Often they promise to bring you relief from things like standing on lines. Or they are a new way to connect into a "community" of the like-minded. Or they allow you into the lives of interesting people via their tweets, comments and photos.
My first question on viewing such properties is always, yes, always the same.
How do they make money?
The response of the pretty little things is always the same as well. First, they seemed stunned. They look at me as if I suggested putting the golden arches on the Mona Lisa. Then they look back at me blankly. Finally they mutter something about selling the data they collect.
In the wake of the precipitous drops in valuation of Zynga and Facebook, when, it appears to be people smarter than I in the ways of finance are beginning to question the real worth of such binary entities, I think my question reverberates.
It seems to me that since, roughly, the first dot-com boom in 1999, we have been living through the ones and zeroes equivalent of the California Gold Rush. We meet in the 21st Century hipster saloons and trade paper marked with maps to properties that will make us rich beyond our wildest dreams.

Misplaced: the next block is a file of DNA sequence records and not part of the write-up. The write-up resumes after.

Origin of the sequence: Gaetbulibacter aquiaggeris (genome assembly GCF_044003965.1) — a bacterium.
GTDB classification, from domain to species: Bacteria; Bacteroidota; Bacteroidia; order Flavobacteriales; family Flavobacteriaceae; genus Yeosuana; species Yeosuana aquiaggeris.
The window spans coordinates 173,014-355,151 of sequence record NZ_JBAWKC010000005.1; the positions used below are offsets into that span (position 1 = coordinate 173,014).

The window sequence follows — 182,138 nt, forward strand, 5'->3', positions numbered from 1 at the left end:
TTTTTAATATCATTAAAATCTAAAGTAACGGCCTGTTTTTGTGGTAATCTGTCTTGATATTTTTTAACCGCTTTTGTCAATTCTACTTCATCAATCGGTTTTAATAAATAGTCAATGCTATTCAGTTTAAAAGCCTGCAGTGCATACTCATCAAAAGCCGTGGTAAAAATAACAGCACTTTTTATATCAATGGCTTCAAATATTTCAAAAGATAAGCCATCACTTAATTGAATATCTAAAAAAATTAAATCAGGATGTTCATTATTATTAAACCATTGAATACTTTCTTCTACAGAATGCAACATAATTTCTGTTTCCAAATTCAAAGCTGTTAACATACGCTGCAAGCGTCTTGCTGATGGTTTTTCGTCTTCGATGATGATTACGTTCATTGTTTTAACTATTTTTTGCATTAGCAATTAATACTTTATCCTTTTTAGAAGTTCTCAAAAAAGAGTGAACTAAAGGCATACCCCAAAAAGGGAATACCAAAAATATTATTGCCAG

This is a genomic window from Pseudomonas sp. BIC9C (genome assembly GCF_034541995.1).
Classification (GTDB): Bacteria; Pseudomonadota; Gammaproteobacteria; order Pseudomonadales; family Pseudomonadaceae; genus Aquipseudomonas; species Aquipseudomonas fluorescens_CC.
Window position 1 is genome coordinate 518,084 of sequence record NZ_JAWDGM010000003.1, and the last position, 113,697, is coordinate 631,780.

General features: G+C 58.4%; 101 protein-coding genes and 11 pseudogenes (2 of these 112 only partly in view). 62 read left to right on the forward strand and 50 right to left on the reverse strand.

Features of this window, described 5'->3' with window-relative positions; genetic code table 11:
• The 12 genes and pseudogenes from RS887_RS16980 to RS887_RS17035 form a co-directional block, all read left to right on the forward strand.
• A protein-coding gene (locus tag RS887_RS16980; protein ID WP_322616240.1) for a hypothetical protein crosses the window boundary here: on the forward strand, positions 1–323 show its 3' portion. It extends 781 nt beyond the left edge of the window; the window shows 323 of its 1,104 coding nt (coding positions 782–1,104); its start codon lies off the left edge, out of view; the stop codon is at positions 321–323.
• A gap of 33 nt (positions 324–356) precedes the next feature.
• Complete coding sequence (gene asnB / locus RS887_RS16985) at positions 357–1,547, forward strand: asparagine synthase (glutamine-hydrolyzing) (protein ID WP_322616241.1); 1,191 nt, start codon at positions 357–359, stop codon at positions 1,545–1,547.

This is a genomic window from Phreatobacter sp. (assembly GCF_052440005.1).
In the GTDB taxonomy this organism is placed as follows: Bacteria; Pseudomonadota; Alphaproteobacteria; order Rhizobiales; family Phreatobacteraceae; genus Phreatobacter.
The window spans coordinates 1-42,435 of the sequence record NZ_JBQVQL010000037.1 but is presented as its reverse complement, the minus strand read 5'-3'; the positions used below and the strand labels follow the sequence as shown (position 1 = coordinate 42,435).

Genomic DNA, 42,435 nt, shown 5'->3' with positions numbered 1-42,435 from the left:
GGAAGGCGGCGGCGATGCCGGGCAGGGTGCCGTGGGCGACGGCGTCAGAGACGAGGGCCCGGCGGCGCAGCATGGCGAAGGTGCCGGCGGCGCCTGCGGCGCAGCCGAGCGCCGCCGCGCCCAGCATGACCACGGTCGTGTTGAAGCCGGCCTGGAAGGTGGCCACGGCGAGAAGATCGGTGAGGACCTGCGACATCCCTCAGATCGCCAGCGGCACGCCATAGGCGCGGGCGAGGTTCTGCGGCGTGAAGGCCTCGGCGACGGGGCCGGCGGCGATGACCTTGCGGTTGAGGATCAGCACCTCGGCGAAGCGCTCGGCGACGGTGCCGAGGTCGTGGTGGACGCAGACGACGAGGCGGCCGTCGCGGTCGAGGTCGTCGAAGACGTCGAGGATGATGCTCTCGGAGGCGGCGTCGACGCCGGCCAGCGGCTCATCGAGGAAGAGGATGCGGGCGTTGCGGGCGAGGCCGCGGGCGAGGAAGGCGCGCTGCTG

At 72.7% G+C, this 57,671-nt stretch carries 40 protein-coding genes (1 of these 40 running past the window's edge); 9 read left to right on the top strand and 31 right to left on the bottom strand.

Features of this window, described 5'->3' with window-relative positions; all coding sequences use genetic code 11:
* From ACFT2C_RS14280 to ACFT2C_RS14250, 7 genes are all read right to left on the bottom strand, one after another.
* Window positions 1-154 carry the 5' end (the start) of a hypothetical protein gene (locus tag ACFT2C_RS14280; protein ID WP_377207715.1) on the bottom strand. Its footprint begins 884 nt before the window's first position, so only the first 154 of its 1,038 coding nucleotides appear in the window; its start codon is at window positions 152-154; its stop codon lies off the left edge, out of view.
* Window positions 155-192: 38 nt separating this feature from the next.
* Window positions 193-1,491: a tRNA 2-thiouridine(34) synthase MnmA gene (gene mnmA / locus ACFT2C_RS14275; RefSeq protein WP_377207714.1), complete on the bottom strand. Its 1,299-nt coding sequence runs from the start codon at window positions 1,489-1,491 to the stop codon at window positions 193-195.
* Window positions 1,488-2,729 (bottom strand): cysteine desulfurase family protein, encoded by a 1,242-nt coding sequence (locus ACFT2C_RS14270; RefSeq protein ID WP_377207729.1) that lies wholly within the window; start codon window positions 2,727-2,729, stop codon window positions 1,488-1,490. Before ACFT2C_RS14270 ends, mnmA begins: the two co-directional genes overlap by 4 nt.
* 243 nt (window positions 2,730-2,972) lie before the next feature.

We spend fortunes on these deeds. We commit to them. We build communities around them. And then we dig up pyrite--Fool's Gold.
If you talk to most small business people--people who have bricks and mortar to worry about, they'll tell you, almost immediately, that they're breaking even, or making money. No dry cleaner will ever tell you that he cleans and presses for free but will make his money selling his customers' data.
This, simply is a ludicrous notion.
But then again, I'm old-fashioned.